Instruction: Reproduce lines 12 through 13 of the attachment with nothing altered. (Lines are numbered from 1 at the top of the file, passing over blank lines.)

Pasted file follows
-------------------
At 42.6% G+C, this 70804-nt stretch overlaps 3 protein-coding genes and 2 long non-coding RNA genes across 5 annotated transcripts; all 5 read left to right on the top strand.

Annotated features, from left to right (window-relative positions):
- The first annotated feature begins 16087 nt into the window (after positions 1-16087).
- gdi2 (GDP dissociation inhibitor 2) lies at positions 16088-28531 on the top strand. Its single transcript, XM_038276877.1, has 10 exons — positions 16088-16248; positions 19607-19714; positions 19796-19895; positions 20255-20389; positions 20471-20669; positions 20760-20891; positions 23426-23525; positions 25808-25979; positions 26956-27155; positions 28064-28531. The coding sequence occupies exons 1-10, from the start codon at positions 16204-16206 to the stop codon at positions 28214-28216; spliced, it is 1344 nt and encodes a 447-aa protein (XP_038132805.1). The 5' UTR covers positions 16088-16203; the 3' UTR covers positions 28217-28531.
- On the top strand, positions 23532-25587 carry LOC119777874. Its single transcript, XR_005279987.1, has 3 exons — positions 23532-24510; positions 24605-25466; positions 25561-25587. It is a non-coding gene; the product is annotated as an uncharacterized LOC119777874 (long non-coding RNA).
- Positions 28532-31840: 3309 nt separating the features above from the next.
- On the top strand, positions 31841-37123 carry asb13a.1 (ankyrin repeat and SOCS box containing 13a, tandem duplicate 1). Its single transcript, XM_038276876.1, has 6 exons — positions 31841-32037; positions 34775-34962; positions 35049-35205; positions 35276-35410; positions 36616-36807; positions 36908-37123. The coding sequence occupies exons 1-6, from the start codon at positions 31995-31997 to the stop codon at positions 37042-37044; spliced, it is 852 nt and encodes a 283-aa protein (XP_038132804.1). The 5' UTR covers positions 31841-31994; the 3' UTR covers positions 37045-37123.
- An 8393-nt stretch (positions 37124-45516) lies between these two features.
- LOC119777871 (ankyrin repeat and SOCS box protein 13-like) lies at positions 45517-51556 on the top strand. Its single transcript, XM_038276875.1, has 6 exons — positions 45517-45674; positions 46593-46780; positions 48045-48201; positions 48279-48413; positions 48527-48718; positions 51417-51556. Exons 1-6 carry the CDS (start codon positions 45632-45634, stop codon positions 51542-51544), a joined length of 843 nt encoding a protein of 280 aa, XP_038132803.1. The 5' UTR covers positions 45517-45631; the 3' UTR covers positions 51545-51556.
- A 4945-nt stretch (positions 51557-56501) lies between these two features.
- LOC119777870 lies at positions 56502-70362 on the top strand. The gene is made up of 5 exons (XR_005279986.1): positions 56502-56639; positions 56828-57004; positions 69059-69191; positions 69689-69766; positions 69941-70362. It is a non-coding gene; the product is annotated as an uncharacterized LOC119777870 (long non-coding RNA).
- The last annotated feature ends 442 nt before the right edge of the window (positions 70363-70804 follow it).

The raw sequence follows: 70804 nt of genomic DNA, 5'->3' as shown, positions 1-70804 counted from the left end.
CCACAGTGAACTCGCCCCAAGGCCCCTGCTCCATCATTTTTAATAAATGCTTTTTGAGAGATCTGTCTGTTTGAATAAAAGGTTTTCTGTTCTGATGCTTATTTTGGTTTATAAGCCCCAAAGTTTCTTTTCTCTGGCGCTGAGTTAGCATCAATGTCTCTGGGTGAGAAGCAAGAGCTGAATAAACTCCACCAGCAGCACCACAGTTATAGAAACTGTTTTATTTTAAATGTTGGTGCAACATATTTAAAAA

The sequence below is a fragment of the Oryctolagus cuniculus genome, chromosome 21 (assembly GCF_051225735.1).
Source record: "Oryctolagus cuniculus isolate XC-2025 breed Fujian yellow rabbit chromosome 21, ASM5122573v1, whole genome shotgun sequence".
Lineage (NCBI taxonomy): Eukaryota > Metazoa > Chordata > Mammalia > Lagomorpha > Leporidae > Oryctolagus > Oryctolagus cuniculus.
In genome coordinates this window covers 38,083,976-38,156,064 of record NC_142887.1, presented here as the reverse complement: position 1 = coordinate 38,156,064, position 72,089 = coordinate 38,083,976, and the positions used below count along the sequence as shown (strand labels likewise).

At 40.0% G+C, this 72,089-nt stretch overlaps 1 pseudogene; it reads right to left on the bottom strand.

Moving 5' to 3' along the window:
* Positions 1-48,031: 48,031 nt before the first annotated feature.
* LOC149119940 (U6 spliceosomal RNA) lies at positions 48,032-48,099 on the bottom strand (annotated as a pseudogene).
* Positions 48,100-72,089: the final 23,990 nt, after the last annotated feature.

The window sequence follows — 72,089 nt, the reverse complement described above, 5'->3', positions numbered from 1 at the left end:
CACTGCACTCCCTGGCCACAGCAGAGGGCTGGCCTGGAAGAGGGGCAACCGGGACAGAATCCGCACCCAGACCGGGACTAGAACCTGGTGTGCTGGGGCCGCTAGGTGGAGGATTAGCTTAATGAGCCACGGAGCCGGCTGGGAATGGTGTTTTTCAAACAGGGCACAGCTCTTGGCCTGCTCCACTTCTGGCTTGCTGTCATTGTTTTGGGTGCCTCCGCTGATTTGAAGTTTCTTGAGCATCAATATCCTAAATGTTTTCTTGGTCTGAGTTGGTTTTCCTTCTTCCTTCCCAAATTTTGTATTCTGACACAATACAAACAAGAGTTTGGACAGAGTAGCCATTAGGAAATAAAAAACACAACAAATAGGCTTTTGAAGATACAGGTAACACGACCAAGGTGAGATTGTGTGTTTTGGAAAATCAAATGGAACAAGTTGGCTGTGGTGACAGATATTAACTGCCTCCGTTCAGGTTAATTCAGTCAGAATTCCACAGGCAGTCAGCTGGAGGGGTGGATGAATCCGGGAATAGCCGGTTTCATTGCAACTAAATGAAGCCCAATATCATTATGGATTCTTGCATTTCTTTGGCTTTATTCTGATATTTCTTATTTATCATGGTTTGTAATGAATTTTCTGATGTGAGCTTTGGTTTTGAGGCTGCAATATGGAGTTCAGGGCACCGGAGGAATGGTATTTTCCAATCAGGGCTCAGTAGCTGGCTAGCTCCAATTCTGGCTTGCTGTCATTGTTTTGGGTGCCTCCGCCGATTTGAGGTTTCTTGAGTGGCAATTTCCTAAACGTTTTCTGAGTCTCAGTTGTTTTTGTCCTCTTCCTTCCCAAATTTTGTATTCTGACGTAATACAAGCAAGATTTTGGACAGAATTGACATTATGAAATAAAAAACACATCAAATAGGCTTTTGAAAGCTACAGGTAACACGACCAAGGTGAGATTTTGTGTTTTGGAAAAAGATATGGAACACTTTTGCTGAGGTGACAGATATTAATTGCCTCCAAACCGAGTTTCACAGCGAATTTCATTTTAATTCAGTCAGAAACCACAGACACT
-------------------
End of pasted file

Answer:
- The last annotated feature ends 442 nt before the right edge of the window (positions 70363-70804 follow it).

The raw sequence follows: 70804 nt of genomic DNA, 5'->3' as shown, positions 1-70804 counted from the left end.